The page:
No reason to cheer as no restrictions have been made as yet.
 

peregrina2000

Moderator
Staff member
Donating Member
#7
And of course once they widen the camino even more, many cyclists will ignore the fact that the authorities may have marked EuroVelo alternatives. :(
 

t2andreo

Veteran Member
Donating Member
Camino(s) past & future
C/F: 2013, 2014
C/M: 2016
C/P: 2015, 2017
C/I: 2018
Voluntario: 2014 to 2017
#8
This debate is the eternal question...can bikers safely share the walking paths with 'peregrinos a pied?' My answer, having survived a near-death experience in 2013 at the hands of mountain bikers hurtling down hill at Alto de Perdon, is that the two SHOULD be separated whenever and wherever possible. But then again, I only speak from first-hand experience...o_O

This imperative becomes more so, with annual pilgrim volumes growing so fast. We WILL get to
"Peak Pilgrim" soon, perhaps by the next Holy Year in 2021. this term defines the point at which there is no more carrying capacity for the major pilgrimage routes.

When Peak Pilgrim occurs, there will be no more bed space, cafe chairs, or adequate walking separation on the trails. Adding an influx of bicycles to the mix is a recipe for increased injuries and even some more deaths, all of which might / could be avoided.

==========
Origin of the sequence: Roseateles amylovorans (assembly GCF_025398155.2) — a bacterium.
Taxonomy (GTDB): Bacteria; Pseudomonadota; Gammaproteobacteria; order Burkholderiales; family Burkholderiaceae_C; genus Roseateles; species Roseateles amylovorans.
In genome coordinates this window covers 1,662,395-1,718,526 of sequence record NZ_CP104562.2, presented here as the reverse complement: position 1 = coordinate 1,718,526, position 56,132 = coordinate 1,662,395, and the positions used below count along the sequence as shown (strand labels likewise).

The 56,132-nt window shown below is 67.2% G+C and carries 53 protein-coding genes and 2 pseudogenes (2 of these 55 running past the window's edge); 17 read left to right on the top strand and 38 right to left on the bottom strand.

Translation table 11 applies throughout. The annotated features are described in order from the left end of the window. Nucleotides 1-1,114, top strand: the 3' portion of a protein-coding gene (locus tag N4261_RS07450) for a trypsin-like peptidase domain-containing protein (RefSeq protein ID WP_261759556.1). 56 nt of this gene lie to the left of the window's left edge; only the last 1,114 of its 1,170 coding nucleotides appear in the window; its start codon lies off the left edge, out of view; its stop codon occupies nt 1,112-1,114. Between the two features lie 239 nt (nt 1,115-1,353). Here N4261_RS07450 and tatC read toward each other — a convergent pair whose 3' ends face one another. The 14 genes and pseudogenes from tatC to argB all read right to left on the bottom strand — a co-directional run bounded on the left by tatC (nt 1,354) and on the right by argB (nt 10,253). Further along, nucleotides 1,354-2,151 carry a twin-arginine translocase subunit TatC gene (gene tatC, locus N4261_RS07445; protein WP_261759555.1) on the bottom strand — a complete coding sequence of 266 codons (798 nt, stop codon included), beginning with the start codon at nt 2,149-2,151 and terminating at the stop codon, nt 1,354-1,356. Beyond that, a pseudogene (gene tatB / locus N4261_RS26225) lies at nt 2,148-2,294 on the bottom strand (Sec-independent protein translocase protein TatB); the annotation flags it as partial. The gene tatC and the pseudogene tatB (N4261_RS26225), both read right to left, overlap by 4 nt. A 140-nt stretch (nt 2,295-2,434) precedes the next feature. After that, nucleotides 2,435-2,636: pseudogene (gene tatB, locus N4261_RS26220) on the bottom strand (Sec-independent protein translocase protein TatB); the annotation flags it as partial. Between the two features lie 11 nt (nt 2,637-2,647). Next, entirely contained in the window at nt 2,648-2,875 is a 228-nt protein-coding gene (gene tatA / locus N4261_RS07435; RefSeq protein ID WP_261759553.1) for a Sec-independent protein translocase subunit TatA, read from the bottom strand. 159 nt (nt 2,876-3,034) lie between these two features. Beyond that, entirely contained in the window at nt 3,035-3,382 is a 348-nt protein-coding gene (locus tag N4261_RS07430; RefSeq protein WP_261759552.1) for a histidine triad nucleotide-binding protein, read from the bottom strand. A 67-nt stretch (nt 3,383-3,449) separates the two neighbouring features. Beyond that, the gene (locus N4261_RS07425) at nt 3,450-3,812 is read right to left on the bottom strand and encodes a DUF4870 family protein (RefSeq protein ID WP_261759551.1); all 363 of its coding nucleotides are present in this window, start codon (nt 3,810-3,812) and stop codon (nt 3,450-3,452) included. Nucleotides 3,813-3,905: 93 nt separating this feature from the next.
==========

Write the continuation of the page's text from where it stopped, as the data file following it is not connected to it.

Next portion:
In my experience and opinion, the local economy will likely NOT permit or tolerate adding more bed space or cafes, etc. as this increases competition. IMHO, your typical local proprietor of a private albergue, hostal, or bar / cafe, would rather turn overflow away than have to deal with another establishment splitting the traffic and profit all year (or all season). But that is my view. You are welcome to try to open a new albergue or bar / cafe to expand capacity. I wish you good luck.

This past year, dealing with joint pain issues, I was seriously considering biking the Camino Frances. My research found several guidebooks highlighting road-only or road-primarily alternatives, that avoided pedestrian peregrinos, except on roads and village streets. It CAN be done. You just need to research it.

What is absent is the will of the local officials and the cooperation of the 'sprocket heads.' I use the term with respect, as I was one in younger years, commuting to work and university daily, in all weather, in a major US city. I am well versed in the dangers of sharing the road with vehicles. Yes, there are different risks when riding a bicycle on a road verge or shoulder. But most of them can be mitigated by effective clothing, marking, signaling and good riding practice.